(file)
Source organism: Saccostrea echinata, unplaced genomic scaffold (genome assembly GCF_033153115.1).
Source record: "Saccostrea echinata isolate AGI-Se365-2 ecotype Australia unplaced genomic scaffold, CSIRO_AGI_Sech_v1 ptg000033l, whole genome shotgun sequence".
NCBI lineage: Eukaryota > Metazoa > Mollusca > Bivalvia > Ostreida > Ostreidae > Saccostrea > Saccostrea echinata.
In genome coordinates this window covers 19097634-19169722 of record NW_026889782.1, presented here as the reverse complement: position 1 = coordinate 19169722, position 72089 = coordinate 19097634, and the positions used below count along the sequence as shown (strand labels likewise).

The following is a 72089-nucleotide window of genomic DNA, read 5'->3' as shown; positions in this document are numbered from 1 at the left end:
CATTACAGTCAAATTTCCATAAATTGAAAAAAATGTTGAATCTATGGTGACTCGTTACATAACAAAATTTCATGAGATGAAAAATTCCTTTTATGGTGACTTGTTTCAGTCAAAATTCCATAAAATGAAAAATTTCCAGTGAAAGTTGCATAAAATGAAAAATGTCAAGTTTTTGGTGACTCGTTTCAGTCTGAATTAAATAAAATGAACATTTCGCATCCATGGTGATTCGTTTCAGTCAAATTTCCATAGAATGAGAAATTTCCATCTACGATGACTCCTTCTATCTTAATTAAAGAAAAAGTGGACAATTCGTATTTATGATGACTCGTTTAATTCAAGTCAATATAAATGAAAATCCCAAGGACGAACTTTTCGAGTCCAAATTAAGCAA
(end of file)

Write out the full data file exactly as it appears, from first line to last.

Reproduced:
Source organism: Saccostrea echinata, unplaced genomic scaffold (genome assembly GCF_033153115.1).
Source record: "Saccostrea echinata isolate AGI-Se365-2 ecotype Australia unplaced genomic scaffold, CSIRO_AGI_Sech_v1 ptg000033l, whole genome shotgun sequence".
NCBI lineage: Eukaryota > Metazoa > Mollusca > Bivalvia > Ostreida > Ostreidae > Saccostrea > Saccostrea echinata.
In genome coordinates this window covers 19097634-19169722 of record NW_026889782.1, presented here as the reverse complement: position 1 = coordinate 19169722, position 72089 = coordinate 19097634, and the positions used below count along the sequence as shown (strand labels likewise).

The following is a 72089-nucleotide window of genomic DNA, read 5'->3' as shown; positions in this document are numbered from 1 at the left end:
CATTACAGTCAAATTTCCATAAATTGAAAAAAATGTTGAATCTATGGTGACTCGTTACATAACAAAATTTCATGAGATGAAAAATTCCTTTTATGGTGACTTGTTTCAGTCAAAATTCCATAAAATGAAAAATTTCCAGTGAAAGTTGCATAAAATGAAAAATGTCAAGTTTTTGGTGACTCGTTTCAGTCTGAATTAAATAAAATGAACATTTCGCATCCATGGTGATTCGTTTCAGTCAAATTTCCATAGAATGAGAAATTTCCATCTACGATGACTCCTTCTATCTTAATTAAAGAAAAAGTGGACAATTCGTATTTATGATGACTCGTTTAATTCAAGTCAATATAAATGAAAATCCCAAGGACGAACTTTTCGAGTCCAAATTAAGCAA